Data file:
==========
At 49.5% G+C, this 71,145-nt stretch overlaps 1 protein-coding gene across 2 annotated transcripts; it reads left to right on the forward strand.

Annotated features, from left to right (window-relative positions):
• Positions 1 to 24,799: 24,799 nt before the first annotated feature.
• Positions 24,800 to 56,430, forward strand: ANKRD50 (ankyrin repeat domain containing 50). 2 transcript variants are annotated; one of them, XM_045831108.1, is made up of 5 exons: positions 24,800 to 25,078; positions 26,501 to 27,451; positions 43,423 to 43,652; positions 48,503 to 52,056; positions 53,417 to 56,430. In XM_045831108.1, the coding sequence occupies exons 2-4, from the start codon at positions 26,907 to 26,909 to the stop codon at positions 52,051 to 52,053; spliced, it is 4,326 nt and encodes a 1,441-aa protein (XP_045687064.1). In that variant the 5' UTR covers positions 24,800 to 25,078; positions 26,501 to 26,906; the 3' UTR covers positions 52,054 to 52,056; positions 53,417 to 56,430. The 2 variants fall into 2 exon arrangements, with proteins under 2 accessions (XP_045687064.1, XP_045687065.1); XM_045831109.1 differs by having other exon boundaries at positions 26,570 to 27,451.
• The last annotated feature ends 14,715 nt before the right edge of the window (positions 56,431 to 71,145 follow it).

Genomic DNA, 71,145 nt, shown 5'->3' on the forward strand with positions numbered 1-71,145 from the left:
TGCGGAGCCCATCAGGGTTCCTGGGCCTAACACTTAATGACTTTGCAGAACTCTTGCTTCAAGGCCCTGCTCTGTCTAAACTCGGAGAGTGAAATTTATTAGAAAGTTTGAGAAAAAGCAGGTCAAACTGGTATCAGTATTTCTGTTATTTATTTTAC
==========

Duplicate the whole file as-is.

At 49.5% G+C, this 71,145-nt stretch overlaps 1 protein-coding gene across 2 annotated transcripts; it reads left to right on the forward strand.

Annotated features, from left to right (window-relative positions):
• Positions 1 to 24,799: 24,799 nt before the first annotated feature.
• Positions 24,800 to 56,430, forward strand: ANKRD50 (ankyrin repeat domain containing 50). 2 transcript variants are annotated; one of them, XM_045831108.1, is made up of 5 exons: positions 24,800 to 25,078; positions 26,501 to 27,451; positions 43,423 to 43,652; positions 48,503 to 52,056; positions 53,417 to 56,430. In XM_045831108.1, the coding sequence occupies exons 2-4, from the start codon at positions 26,907 to 26,909 to the stop codon at positions 52,051 to 52,053; spliced, it is 4,326 nt and encodes a 1,441-aa protein (XP_045687064.1). In that variant the 5' UTR covers positions 24,800 to 25,078; positions 26,501 to 26,906; the 3' UTR covers positions 52,054 to 52,056; positions 53,417 to 56,430. The 2 variants fall into 2 exon arrangements, with proteins under 2 accessions (XP_045687064.1, XP_045687065.1); XM_045831109.1 differs by having other exon boundaries at positions 26,570 to 27,451.
• The last annotated feature ends 14,715 nt before the right edge of the window (positions 56,431 to 71,145 follow it).

Genomic DNA, 71,145 nt, shown 5'->3' on the forward strand with positions numbered 1-71,145 from the left:
TGCGGAGCCCATCAGGGTTCCTGGGCCTAACACTTAATGACTTTGCAGAACTCTTGCTTCAAGGCCCTGCTCTGTCTAAACTCGGAGAGTGAAATTTATTAGAAAGTTTGAGAAAAAGCAGGTCAAACTGGTATCAGTATTTCTGTTATTTATTTTAC